That was Duke Ellington's orchestra playing "Take the 'A' Train. " Just the first few notes of that song are enough to tell any music expert who is playing. It is like a musical sign. The sign says, "Listen! You are about to hear something by Duke Ellington's orchestra. " It was always the first song his orchestra played.
"Take the 'A' Train" was only one of hundreds of songs he played all over the world.
Edward Kennedy Ellington was born on April twenty-ninth, eighteen ninety-nine, in Washington, D.C. His family lived in the African-American area of Washington. It was a time when racial separation was the law in much of the United States. Racial laws and racial hatred were to follow Edward Kennedy Ellington all through his life.
Young Edward liked clothes. A friend once looked at him and said, "You look like a duke. " He meant that Edward 's clothes were so good that he looked like a member of a royal family.
Other friends laughed. Yet they all began calling him "Duke. " The name stayed with him the rest of his life.
When he was about seven years old, Duke Ellington began to play the piano. When he was in high school, he began to paint. He became very good at both.
A famous art school in New York City invited him to take classes there. But he had already decided to become a musician. He got his first professional job in nineteen sixteen. He played music at night and painted business signs during the day.
The most popular music back then was called ragtime. Duke listened to ragtime piano players who visited Washington. Then he tried to play as well or better than they did. Years later, he recorded a song that showed how well he could play the piano. It is a ragtime song called "Lots o' Fingers."
Duke Ellington moved to New York City in nineteen twenty-three. He had a small band. Soon it was playing at the famous Cotton Club, where it would play for many years. Duke and his band could play at the Cotton Club. But they could not come to hear anyone else, because they were black.
Duke did not become angry. He did not become filled with hatred toward white people. He let his music speak for him.
In time, Duke Ellington's band got bigger. It was a jazz orchestra. More people began hearing the orchestra's music. They could hear it on a radio program from the Cotton Club. The program often could be heard all over the United States.
At the same time, Duke Ellington and the members of his orchestra began recording their songs. Their first hit record was one of their most famous. It was recorded in October of nineteen thirty. It was called "Dreamy Blues. " Later, Duke changed the name. It is still considered a great blues song and is often played today. It is called "Mood Indigo."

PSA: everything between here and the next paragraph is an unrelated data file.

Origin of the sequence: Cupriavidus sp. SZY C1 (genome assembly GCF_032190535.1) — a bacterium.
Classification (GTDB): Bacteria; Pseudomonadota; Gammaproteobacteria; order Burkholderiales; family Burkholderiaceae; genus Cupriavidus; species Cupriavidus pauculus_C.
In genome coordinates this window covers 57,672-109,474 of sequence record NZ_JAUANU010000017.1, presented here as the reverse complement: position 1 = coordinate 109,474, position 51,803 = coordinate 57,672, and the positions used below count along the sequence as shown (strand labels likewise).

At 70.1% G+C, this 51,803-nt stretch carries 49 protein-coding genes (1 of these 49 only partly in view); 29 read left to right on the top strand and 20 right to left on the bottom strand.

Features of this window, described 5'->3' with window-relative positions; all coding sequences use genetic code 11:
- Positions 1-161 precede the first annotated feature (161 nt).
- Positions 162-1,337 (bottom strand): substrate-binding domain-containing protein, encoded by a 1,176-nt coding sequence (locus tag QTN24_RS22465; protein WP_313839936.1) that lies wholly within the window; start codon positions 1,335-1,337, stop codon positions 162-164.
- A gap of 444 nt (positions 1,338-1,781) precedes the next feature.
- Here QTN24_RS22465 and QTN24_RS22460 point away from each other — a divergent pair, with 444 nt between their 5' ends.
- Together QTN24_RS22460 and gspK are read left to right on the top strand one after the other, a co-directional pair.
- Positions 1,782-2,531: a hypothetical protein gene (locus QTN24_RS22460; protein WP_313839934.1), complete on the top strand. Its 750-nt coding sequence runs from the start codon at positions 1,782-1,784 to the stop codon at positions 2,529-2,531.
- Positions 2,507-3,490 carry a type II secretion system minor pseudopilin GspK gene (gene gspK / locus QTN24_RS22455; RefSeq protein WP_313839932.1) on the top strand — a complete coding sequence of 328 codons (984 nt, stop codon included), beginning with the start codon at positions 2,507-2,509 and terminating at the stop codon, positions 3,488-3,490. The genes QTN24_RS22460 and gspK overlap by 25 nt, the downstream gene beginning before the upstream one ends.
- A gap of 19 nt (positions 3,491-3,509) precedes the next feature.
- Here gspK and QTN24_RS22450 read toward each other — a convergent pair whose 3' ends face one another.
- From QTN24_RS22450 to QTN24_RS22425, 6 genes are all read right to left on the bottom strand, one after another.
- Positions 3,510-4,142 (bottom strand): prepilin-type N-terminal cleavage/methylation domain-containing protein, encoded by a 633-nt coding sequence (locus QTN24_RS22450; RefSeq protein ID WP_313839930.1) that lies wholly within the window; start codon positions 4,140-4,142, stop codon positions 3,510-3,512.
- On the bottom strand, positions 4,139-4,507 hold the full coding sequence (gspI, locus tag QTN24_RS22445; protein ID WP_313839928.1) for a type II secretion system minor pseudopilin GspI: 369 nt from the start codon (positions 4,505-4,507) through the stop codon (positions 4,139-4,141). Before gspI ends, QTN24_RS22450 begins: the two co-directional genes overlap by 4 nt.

An orchestra is a team made up of individual players. Like any team, the individuals in an orchestra must cooperate to produce good music. The leader of a team, or an orchestra, must learn the strength and the weakness of each member. And a good leader will use this knowledge to make the team or orchestra produce the best result.
In the nineteen twenties and nineteen thirties, members of a dance orchestra never stayed with one group for long. Musicians moved from group to group. Yet, when a musician played with Duke Ellington, he usually stayed, sometimes for many years.
This had an effect on the group's music. Duke would write music especially for musicians in the orchestra. His songs used the strengths of one or two individuals. The rest of the orchestra cooperated with them.
This cooperation became the method Ellington used again and again to produce beautiful sound colors. His music could make people feel deep emotions -- feelings of happiness, or sadness, or loneliness, or joy.
Some members of the Duke Ellington orchestra were the best jazz musicians of their day. Their cooperation produced a sound that is almost impossible for others to re-create. To create that same sound, you would need the musicians who first played the music.
One of those musicians was "Cootie" Williams. He played the trumpet in the Duke Ellington orchestra for many years. Duke Ellington used the strength of Cootie Williams when he wrote a song called, "A Concerto for Cootie. " Critics said this work showed the unity between the music writer, the leader of the orchestra, and its members.
Listen as Cootie Williams seems to lead the orchestra. Hear how the other members cooperate with him to produce a very beautiful and special sound.